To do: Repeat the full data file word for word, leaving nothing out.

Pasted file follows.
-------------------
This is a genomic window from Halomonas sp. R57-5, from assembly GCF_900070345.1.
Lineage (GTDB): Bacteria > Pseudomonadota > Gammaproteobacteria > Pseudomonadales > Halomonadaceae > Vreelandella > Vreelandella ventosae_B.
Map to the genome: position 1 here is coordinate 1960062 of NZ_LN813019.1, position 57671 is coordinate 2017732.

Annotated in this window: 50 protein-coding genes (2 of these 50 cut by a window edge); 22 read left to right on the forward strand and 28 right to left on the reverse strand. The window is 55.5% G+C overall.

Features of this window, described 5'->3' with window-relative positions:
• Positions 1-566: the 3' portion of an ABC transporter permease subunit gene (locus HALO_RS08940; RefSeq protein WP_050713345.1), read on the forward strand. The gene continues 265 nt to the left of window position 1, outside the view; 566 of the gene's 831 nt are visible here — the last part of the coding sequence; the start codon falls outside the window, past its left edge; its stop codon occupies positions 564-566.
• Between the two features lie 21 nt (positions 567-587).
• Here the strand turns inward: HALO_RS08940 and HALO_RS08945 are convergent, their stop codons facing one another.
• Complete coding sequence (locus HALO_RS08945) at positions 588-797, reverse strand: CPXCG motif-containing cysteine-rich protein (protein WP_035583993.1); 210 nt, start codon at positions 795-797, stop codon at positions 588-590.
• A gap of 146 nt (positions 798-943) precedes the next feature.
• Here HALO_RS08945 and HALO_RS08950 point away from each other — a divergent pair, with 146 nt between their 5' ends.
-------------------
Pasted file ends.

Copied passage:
This is a genomic window from Halomonas sp. R57-5, from assembly GCF_900070345.1.
Lineage (GTDB): Bacteria > Pseudomonadota > Gammaproteobacteria > Pseudomonadales > Halomonadaceae > Vreelandella > Vreelandella ventosae_B.
Map to the genome: position 1 here is coordinate 1960062 of NZ_LN813019.1, position 57671 is coordinate 2017732.

Annotated in this window: 50 protein-coding genes (2 of these 50 cut by a window edge); 22 read left to right on the forward strand and 28 right to left on the reverse strand. The window is 55.5% G+C overall.

Features of this window, described 5'->3' with window-relative positions:
• Positions 1-566: the 3' portion of an ABC transporter permease subunit gene (locus HALO_RS08940; RefSeq protein WP_050713345.1), read on the forward strand. The gene continues 265 nt to the left of window position 1, outside the view; 566 of the gene's 831 nt are visible here — the last part of the coding sequence; the start codon falls outside the window, past its left edge; its stop codon occupies positions 564-566.
• Between the two features lie 21 nt (positions 567-587).
• Here the strand turns inward: HALO_RS08940 and HALO_RS08945 are convergent, their stop codons facing one another.
• Complete coding sequence (locus HALO_RS08945) at positions 588-797, reverse strand: CPXCG motif-containing cysteine-rich protein (protein WP_035583993.1); 210 nt, start codon at positions 795-797, stop codon at positions 588-590.
• A gap of 146 nt (positions 798-943) precedes the next feature.
• Here HALO_RS08945 and HALO_RS08950 point away from each other — a divergent pair, with 146 nt between their 5' ends.